Moving inside my environmental circle it seems clear that everyone is concerned and taking due action on the SDG’s, waste, plastics, conservation, etc etc. But moving outside of this circle I find myself in a land almost entirely devoid of sustainable environmental and humantarian thought. No wait, that’s a lie, there’s a food waste bin in the office… So there’s a lot of work to be done here. How do we bridge this gap?Unfortunately there’s no quick answer. While it seems horrendous to me that sustainability isn’t anywhere near the forefront of a lot of people’s minds, I can’t just go in to the office shouting about it and telling them they’ve all got it totally wrong – I’d pretty soon be ostracised. No one wants someone around that’s constantly telling them they’ve got it wrong and need to change because the fate of the world rests on their shoulders…
And people are used to hearing about both humanitarian and environmental action now, it’s mainstream news and those that haven’t taken it up as something they should be invested in are closed off from those stories, enclosed in their own echo chambers full of those things that are important to them. You’ve also got the ‘someone else’s problem’ line, and even when asked head on I’ve heard many people excusing themselves from being involved because ‘there’s other people out there working on that, it’s not my problem.’
So we can’t bombard people, and we don’t want to, and probably couldn’t, scare them, and we don’t want to bore or frustrate them.
How do we bridge this gap?
An answer, and I say ‘an answer’ rather than ‘the answer’ because there will of course be more than one, came the other day, and from a most unexpected source.
Last week I attended a youth work policy and practise conference. There were some fascinating speakers, and they explored the practise along a ‘where we are now, where we want to be next, and where we want to be in the future’ theme, which made the whole thing run very smoothly. What was interesting (apart from all the other super interesting things!) was that the last speaker, who came on to talk about the future, talked about the SDG’s. And he did it by linking the future of youth work, and the fundamentally caring basis of it as a profession that exists to help and support those younger generations make their way through an often difficult period of their lives, to SDG’s 1,3,11 & 13.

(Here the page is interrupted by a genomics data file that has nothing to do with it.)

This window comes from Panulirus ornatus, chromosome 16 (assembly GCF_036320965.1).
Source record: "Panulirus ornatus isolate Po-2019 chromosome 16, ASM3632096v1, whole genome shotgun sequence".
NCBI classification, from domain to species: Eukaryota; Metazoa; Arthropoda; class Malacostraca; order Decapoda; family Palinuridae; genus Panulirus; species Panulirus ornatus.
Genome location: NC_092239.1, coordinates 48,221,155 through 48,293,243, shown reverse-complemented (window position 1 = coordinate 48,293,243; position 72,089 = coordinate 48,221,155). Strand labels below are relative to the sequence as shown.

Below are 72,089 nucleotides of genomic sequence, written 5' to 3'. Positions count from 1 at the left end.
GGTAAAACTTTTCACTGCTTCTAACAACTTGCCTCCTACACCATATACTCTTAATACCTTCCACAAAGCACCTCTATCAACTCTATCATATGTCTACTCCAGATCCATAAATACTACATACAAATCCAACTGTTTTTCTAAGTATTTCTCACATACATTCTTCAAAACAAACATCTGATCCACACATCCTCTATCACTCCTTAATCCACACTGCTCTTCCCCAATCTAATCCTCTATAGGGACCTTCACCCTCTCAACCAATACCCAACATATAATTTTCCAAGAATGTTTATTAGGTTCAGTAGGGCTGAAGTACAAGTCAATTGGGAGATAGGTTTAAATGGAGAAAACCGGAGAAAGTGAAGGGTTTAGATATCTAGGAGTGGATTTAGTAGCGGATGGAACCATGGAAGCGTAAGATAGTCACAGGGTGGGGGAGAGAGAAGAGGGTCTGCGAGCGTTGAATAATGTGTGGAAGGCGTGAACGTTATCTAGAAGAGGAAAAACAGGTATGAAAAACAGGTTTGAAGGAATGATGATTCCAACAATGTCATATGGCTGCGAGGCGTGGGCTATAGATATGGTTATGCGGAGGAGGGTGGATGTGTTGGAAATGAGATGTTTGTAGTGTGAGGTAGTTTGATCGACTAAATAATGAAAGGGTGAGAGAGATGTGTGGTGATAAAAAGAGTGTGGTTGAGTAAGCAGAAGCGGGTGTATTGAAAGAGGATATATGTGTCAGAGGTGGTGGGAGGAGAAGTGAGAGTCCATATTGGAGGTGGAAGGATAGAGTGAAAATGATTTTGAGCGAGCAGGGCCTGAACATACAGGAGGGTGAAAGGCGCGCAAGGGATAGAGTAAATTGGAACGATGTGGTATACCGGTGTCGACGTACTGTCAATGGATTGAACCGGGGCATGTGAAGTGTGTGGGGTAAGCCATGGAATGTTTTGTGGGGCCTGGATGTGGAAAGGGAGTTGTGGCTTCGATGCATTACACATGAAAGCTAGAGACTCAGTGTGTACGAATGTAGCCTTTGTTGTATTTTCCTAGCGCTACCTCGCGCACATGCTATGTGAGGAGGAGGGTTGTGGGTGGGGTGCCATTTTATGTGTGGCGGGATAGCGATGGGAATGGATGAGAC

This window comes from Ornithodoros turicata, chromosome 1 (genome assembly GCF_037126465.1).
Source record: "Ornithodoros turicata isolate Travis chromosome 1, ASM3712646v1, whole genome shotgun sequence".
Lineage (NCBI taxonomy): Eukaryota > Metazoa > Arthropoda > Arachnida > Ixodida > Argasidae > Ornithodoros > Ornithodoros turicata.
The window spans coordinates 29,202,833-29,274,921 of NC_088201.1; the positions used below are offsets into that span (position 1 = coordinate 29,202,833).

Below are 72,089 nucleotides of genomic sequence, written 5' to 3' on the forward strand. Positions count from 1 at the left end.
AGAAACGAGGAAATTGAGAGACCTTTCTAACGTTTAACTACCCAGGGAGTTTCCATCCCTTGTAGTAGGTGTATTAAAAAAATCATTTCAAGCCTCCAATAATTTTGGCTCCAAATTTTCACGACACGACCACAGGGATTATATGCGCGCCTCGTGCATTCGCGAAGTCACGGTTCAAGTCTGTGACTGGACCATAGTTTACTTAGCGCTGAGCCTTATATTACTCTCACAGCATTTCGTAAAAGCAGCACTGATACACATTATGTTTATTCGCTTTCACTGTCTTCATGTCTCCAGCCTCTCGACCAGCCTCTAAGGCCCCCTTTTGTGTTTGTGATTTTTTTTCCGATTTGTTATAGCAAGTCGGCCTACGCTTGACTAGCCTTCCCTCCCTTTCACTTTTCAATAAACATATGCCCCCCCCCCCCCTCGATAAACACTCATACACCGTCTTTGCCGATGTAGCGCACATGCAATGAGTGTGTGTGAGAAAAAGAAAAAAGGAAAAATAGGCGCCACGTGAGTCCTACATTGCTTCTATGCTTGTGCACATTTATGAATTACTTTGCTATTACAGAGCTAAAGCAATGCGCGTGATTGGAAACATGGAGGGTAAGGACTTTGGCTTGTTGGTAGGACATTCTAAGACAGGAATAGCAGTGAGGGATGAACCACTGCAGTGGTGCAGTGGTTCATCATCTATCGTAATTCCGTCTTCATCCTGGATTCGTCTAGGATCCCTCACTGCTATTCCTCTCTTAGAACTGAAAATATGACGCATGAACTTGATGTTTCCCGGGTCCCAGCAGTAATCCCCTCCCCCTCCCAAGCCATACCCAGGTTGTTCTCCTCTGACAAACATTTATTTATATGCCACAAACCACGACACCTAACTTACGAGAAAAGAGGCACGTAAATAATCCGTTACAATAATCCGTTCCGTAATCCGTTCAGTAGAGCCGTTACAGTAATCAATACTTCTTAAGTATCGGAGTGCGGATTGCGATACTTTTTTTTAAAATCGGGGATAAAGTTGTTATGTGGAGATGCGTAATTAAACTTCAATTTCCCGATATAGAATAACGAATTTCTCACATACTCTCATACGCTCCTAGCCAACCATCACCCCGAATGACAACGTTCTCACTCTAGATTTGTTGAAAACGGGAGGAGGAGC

Bam. Suddenly people were talking about the SDG’s.
How can you work within your community without considering goal no.11; Sustainable Cities and Communities?
Today 828 million people live in slums across the world, and that number keeps rising.
Is it not important that we look after our planet and seek environmentally sustainable solutions to our needs in order to maintain a world that every single one of us depends on in order to live?
“Climate change is affecting every country on every continent. It is disrupting national economies and affecting lives, costing people, communities and countries dearly today and even more tomorrow.”
If we aren’t taking note and changing our behaviour in regards to the issues that face us globally, then what are we doing? In this age of globalisation it should be easy to see that everything is affected by the actions, information, goals and ideals outlined throughout all the SDG’s, and that in order to build a more sustainable future for everyone we need to be actively working towards each one of them.
It’s not about saving the planet because we want to be eco-warriors and dance naked around camp fires while singing about how we’re at one with nature, it’s about finding a sustainable future for ourselves, for our species, and for the planet. It’s about understanding that each and every one of us has a role to play, and it’s about finding solutions and working together.
These goals affect our futures, and the futures of our friends and loved ones, and the futures of our fellow human beings scattered all across the Earth.